In 1917, Russian poet Anna Akhmatova (1889–1966) wrote “I hear the oriole’s always-grieving voice,” which contains the line “But come, come and see this paradise” that stirred Alan Parker to title his new film Come See the Paradise. Parker could not find the poem in its entirety, so he wrote his own poem “in order to try and say what [he’d] hoped the film would say” (Parker qtd in Baron):
We all dream our American dreams
When we're awake and when we sleep
So much hope that grief belies
Far beyond the lies and sighs
Because dreams are free
And so are we
Come See the Paradise
In the press notes that accompanied the film release to critics, Parker mentions that the inspiration for the film came from a photograph taken by Dorothea Lange of a man and his grandsons waiting for the bus that would take them to an internment camp. During early auditions in Portland, Parker unknowingly cast the great-granddaughter of the man in the photo; she showed him the image after her screen test. "When she said, 'This is my father and great-grandfather,' I literally hugged her and kissed her on the cheek," Parker exclaimed in an interview after the film's release.
Parker’s previous films also include very dramatic historic events: Mississippi Burning took place during the height of the civil rights movement; Midnight Express was about the Turkish imprisonment of a young man who was caught smuggling drugs; Evita depicts the life of Eva "Evita" Duarte de Peron, an actress who becomes the wife of the Argentinian president Juan Peron. In all of these films, Parker is accused of taking extreme liberties with history. In the making of Come See the Paradise, Parker admits that he “must have felt subconsciously that there was some sort of unfinished business with regard to [his] tackling a particular subject and making sure that [he] got it right” (Parker qtd in Horn). Yet, he admits that “with subjects that are based in historical truth comes another layer of responsibility. And, therefore, they are examined on a totally different level . . . which is irritating at times” (qtd in Horn).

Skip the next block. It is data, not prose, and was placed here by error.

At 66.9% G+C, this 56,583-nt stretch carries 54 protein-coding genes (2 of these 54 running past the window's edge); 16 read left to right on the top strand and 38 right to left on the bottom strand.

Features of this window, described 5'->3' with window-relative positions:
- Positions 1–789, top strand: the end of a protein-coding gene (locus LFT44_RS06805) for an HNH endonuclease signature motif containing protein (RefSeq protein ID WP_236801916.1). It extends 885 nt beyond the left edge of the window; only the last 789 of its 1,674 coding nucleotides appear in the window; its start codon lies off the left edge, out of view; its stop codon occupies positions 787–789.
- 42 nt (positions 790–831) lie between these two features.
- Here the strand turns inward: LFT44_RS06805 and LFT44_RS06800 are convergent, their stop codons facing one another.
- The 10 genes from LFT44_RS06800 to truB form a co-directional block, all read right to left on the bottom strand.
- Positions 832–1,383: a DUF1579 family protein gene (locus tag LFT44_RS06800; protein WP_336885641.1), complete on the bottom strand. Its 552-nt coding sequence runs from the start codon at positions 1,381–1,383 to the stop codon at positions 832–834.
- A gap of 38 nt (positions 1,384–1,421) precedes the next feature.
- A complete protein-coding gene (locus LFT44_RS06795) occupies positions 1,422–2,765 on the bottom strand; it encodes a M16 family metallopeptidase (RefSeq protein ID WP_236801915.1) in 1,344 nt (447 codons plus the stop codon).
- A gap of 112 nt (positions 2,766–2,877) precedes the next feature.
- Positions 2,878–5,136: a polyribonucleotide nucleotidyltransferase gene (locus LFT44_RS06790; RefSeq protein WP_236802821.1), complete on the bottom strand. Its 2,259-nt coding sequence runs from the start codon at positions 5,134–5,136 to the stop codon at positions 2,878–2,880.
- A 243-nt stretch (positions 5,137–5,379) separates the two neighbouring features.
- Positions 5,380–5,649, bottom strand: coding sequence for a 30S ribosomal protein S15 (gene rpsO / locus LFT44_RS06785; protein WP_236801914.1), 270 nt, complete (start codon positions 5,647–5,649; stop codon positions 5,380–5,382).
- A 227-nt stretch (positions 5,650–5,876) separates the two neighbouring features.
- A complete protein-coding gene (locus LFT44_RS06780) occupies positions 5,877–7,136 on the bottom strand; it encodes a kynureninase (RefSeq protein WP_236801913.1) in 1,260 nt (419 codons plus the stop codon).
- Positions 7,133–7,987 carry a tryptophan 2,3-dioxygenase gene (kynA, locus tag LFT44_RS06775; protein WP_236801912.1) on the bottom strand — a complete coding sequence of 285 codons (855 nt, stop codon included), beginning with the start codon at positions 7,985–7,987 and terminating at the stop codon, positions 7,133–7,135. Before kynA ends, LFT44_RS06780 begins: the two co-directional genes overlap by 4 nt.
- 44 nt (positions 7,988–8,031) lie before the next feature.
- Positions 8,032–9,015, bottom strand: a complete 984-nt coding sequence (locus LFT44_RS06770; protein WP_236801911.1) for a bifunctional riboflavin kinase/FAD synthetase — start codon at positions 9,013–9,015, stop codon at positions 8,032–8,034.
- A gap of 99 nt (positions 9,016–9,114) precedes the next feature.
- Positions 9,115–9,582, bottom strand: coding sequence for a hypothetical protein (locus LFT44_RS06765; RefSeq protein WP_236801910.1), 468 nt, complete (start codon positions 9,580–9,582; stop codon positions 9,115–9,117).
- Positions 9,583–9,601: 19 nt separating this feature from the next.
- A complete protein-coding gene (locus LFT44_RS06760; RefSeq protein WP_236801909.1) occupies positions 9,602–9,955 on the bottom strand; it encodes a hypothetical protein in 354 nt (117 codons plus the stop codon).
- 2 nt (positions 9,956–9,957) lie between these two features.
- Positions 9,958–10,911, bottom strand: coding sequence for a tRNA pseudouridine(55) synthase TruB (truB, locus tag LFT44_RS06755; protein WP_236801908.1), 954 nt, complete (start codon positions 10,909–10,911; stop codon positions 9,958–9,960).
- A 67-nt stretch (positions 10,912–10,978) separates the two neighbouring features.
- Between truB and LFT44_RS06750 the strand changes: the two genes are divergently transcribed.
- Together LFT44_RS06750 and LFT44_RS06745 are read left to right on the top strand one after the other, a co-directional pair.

Parker hired a research assistant and took two months studying the Japanese-American internment. He reviewed more than fifty books, newspapers, magazines, and videotapes. Once this research was complete, he set about to write the screenplay, which was focused on an interracial love story that happened to take place during World War II. Parker, despite much speculation, had no real purpose behind casting a white male lead other than to fit his romantic storyline.
Interestingly, the rest of the main characters in the film seem to be pulled straight from the pages of Jeanne Wakatsuki Houston’s memoir Farewell to Manzanar. While there is no concrete evidence to support these comparisons, the number and depth of similarities leads one to believe that the Kawamura family is patterned quite closely after the Wakatsuki family. Some of the more striking resemblances to watch for are: the memoir of the Wakatsukis and the story of the Kawamuras both start at a party; both Japanese and American songs are sung at that party; the father is arrested for possible collusion with the enemy; the middle brother is furious with the government for the internment while the oldest brother accepts it and tries to prove his allegiance to America; the father, when he returns from prison, is persecuted and abused by other internees and becomes a broken recluse; a young Army officer agrees with the injustice of the internment; one of the brothers dies after he enlists in the Army.
Parker wrote an interracial love story set during America’s most shameful act in history. The love story wasn’t based in any fact, but it’s likely that most of the main characters were influenced by a real family. Parker, as he states in his interviews, tried hard to stay true to historic events in his depiction of the internment; his attention to details such as the riots and the condition in the assembly centers show that he did care about the historical accuracy of the film.